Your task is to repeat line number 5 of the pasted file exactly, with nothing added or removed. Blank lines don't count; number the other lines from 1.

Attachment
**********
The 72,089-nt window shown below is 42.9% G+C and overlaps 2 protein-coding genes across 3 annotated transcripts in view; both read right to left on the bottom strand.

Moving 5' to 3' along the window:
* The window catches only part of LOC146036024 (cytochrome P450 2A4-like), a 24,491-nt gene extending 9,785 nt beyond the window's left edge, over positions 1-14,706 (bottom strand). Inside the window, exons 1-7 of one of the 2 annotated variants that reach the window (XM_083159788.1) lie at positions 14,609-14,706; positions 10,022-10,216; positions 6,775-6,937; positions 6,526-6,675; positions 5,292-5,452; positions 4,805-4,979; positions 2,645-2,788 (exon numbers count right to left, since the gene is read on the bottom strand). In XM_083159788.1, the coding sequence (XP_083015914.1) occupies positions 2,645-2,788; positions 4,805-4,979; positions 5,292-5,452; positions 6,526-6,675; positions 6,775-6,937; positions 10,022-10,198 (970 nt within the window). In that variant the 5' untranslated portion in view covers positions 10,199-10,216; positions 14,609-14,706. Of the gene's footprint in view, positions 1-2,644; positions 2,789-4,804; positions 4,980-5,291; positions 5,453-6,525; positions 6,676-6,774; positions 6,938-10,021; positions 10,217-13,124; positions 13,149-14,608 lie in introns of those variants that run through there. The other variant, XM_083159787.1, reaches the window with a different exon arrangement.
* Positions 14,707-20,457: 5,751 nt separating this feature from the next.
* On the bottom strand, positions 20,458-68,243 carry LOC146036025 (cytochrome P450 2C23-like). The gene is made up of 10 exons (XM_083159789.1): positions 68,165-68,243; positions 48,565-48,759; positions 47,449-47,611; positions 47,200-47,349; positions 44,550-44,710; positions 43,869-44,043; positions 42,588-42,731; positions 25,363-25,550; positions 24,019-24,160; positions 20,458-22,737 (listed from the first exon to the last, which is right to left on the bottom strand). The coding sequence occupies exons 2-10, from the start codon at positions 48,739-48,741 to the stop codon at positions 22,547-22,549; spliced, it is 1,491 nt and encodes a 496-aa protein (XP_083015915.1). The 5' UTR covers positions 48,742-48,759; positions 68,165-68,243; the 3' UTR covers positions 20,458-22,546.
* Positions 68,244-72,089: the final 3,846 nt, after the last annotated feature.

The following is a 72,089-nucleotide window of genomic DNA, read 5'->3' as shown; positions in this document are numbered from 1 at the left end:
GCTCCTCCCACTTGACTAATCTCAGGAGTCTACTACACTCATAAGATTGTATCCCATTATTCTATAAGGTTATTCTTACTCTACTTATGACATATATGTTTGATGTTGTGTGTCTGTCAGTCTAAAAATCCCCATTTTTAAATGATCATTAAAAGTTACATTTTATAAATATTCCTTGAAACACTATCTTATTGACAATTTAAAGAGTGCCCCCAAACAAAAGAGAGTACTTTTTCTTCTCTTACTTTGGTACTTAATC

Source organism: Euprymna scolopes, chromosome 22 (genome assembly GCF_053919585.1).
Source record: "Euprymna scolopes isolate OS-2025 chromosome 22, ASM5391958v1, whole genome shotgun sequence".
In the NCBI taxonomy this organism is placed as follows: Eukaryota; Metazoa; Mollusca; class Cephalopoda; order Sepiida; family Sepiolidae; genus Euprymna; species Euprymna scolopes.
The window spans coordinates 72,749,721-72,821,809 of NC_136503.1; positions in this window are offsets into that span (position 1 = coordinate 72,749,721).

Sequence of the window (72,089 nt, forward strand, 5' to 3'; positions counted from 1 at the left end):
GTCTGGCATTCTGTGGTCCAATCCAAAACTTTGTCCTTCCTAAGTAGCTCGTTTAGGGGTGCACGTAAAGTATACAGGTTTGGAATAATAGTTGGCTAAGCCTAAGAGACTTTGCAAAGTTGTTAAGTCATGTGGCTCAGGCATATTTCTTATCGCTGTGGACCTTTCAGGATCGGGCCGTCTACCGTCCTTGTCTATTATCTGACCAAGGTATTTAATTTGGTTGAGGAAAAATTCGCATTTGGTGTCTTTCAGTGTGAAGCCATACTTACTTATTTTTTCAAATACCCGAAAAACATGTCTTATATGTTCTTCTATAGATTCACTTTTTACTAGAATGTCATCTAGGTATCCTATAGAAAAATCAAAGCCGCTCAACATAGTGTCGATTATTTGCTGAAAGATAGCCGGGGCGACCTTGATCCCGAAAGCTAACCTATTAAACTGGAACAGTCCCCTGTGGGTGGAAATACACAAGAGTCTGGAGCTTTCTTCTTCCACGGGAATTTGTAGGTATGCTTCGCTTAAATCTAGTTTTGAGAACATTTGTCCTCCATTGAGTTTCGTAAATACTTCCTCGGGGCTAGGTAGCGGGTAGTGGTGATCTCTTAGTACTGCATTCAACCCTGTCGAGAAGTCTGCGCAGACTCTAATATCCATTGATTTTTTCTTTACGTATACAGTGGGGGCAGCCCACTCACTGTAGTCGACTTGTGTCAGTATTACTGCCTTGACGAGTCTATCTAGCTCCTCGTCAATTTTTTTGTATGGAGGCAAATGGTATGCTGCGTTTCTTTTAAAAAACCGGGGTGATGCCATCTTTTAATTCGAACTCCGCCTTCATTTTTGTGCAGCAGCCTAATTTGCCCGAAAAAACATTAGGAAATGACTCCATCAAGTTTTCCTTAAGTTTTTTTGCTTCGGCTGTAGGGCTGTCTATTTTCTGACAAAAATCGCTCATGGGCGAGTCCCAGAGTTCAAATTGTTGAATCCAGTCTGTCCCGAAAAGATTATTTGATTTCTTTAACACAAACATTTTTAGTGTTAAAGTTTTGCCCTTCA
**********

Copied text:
* On the bottom strand, positions 20,458-68,243 carry LOC146036025 (cytochrome P450 2C23-like). The gene is made up of 10 exons (XM_083159789.1): positions 68,165-68,243; positions 48,565-48,759; positions 47,449-47,611; positions 47,200-47,349; positions 44,550-44,710; positions 43,869-44,043; positions 42,588-42,731; positions 25,363-25,550; positions 24,019-24,160; positions 20,458-22,737 (listed from the first exon to the last, which is right to left on the bottom strand). The coding sequence occupies exons 2-10, from the start codon at positions 48,739-48,741 to the stop codon at positions 22,547-22,549; spliced, it is 1,491 nt and encodes a 496-aa protein (XP_083015915.1). The 5' UTR covers positions 48,742-48,759; positions 68,165-68,243; the 3' UTR covers positions 20,458-22,546.